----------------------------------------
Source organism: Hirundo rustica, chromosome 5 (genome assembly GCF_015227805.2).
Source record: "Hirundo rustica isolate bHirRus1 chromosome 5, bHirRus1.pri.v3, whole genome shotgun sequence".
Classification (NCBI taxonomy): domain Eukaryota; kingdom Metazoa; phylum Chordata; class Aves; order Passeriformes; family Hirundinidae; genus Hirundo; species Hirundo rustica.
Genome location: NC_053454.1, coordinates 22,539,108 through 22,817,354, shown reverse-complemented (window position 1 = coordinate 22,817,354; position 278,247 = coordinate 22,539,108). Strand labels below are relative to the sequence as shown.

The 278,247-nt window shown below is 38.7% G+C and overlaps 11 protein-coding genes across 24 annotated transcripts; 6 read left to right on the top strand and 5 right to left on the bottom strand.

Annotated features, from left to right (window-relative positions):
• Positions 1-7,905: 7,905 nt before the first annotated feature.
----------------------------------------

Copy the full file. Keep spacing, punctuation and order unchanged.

Source organism: Hirundo rustica, chromosome 5 (genome assembly GCF_015227805.2).
Source record: "Hirundo rustica isolate bHirRus1 chromosome 5, bHirRus1.pri.v3, whole genome shotgun sequence".
Classification (NCBI taxonomy): domain Eukaryota; kingdom Metazoa; phylum Chordata; class Aves; order Passeriformes; family Hirundinidae; genus Hirundo; species Hirundo rustica.
Genome location: NC_053454.1, coordinates 22,539,108 through 22,817,354, shown reverse-complemented (window position 1 = coordinate 22,817,354; position 278,247 = coordinate 22,539,108). Strand labels below are relative to the sequence as shown.

The 278,247-nt window shown below is 38.7% G+C and overlaps 11 protein-coding genes across 24 annotated transcripts; 6 read left to right on the top strand and 5 right to left on the bottom strand.

Annotated features, from left to right (window-relative positions):
• Positions 1-7,905: 7,905 nt before the first annotated feature.